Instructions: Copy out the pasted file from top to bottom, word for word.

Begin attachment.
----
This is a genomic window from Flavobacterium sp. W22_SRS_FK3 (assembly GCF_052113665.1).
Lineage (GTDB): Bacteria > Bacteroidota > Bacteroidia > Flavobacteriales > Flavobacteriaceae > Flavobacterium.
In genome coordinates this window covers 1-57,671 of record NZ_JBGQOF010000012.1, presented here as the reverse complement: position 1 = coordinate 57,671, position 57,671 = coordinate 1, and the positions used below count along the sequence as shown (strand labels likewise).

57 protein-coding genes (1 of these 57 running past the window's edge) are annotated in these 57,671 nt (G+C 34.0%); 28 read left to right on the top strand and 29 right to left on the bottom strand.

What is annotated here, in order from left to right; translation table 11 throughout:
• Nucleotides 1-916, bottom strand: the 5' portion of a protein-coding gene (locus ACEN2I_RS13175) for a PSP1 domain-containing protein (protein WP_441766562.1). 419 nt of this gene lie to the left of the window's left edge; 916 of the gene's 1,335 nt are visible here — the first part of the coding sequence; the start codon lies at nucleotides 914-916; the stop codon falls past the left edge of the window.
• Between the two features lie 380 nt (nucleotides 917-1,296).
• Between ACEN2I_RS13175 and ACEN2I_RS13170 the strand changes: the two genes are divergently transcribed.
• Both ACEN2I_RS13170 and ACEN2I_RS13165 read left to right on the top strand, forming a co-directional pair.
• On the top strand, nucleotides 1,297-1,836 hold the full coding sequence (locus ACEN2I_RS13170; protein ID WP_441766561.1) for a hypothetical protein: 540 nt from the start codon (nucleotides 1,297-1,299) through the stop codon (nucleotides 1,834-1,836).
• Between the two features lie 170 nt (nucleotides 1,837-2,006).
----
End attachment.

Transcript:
This is a genomic window from Flavobacterium sp. W22_SRS_FK3 (assembly GCF_052113665.1).
Lineage (GTDB): Bacteria > Bacteroidota > Bacteroidia > Flavobacteriales > Flavobacteriaceae > Flavobacterium.
In genome coordinates this window covers 1-57,671 of record NZ_JBGQOF010000012.1, presented here as the reverse complement: position 1 = coordinate 57,671, position 57,671 = coordinate 1, and the positions used below count along the sequence as shown (strand labels likewise).

57 protein-coding genes (1 of these 57 running past the window's edge) are annotated in these 57,671 nt (G+C 34.0%); 28 read left to right on the top strand and 29 right to left on the bottom strand.

What is annotated here, in order from left to right; translation table 11 throughout:
• Nucleotides 1-916, bottom strand: the 5' portion of a protein-coding gene (locus ACEN2I_RS13175) for a PSP1 domain-containing protein (protein WP_441766562.1). 419 nt of this gene lie to the left of the window's left edge; 916 of the gene's 1,335 nt are visible here — the first part of the coding sequence; the start codon lies at nucleotides 914-916; the stop codon falls past the left edge of the window.
• Between the two features lie 380 nt (nucleotides 917-1,296).
• Between ACEN2I_RS13175 and ACEN2I_RS13170 the strand changes: the two genes are divergently transcribed.
• Both ACEN2I_RS13170 and ACEN2I_RS13165 read left to right on the top strand, forming a co-directional pair.
• On the top strand, nucleotides 1,297-1,836 hold the full coding sequence (locus ACEN2I_RS13170; protein ID WP_441766561.1) for a hypothetical protein: 540 nt from the start codon (nucleotides 1,297-1,299) through the stop codon (nucleotides 1,834-1,836).
• Between the two features lie 170 nt (nucleotides 1,837-2,006).